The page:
There's a temptation to review each new book that makes the case for intelligent design by publishing a laundry list of every fact, experiment, subtheory, and interpretation that the author gets wrong. I'll spare you that exercise, partly because it's been done elsewhere, by scientists, and partly because Stephen Meyer, the author of Darwin's Doubt, is not your typical creationist hack.
Instead, Meyer, who holds a PhD in the philosophy of science from Cambridge, is that odd hybrid: the philosopher-huckster. His arguments are, for the most part, precise, his research is extensive, and many of his points echo those made by leading biologists. Like many other proponents of intelligent design, he's not committed to defending the details of Genesis. He accepts that the world is old, and that evolution does happen—at least in a limited way. As a result, he not only sounds like a scientist, but for much of the book he almost acts like one.
All of which is to say that a laundry list of errors doesn't get to the meat of Darwin's Doubt. Meyer is the finest kind of huckster: he doesn't tell lies, he merely rearranges truths. Darwin's Doubt is a toxic blend of hasty conclusions, cracked arguments, and terminological confusions. It's also, for those who are keeping count, a New York Times bestseller. More plausible than the arguments of 6,000-year-old-earthers, and much slicker than the earlier, bumbling efforts of intelligent design-ers, creationism 3.0 has arrived.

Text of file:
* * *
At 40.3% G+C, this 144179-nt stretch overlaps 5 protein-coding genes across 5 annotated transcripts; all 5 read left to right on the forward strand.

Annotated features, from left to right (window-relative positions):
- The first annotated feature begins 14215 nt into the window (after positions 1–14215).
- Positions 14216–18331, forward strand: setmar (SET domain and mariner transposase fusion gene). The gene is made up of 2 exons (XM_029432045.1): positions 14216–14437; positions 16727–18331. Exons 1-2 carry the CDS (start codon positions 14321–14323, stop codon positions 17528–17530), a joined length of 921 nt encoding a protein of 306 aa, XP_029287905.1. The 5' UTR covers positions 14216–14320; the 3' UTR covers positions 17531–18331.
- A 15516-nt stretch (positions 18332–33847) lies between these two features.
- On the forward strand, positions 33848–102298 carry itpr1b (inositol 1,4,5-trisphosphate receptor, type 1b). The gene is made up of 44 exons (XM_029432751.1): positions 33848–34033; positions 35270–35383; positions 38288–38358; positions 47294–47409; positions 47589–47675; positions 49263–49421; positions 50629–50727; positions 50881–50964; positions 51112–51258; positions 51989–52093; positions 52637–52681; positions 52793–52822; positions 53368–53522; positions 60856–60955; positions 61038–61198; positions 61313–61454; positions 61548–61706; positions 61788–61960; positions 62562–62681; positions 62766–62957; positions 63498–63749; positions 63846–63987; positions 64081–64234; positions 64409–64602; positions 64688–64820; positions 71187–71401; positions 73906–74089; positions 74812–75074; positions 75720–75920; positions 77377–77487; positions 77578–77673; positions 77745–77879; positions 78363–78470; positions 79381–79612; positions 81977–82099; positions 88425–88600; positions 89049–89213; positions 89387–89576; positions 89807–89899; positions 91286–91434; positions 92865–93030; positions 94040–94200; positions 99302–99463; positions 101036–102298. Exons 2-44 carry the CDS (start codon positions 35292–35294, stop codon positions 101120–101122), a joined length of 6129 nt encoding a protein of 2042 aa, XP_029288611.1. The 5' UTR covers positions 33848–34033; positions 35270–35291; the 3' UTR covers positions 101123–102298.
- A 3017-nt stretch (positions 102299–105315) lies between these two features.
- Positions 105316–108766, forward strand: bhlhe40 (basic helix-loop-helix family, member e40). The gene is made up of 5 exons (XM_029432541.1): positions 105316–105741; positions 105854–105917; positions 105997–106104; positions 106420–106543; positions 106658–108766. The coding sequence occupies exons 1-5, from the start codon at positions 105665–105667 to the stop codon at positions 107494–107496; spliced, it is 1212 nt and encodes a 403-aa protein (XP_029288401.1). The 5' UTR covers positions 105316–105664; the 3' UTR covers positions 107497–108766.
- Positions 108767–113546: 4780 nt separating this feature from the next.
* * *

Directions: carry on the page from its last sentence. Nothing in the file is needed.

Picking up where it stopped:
It's remarkable that William Paley's "watchmaker" argument, formulated before Darwin published Origin of Species and which concludes that natural processes suggest there's a designer behind them, endures so strongly. The fact is that a designer is not required to explain the origin of species. As zoologist Richard Dawkins noted, "The universe we observe has precisely the properties we should expect if there is, at bottom, no design...." The universe has its elegant qualities but also its messy ones. There is much about the universe that is harsh, parasitic, inelegant, wasteful, and cruel according to human perception.Sure, an intelligent designer is one way to explain some of the evidence we see in the fossil record. You can make that case. It just won't be science. Science, after all, isn't a random game of accumulating evidence. It's a very particular method for organizing specific kinds of observations. And when it comes to history, science relies on patterns of cause and effect staying constant across time and space—and not the sudden interpolation of otherwise scientifically unobservable beings. To say otherwise is to ask science to be something it's not. At this point, Meyer could acknowledge that he has strayed beyond the boundaries of the field. Instead, he tries to stretch those boundaries in order to meet what must be, one can only conclude, personal or political needs.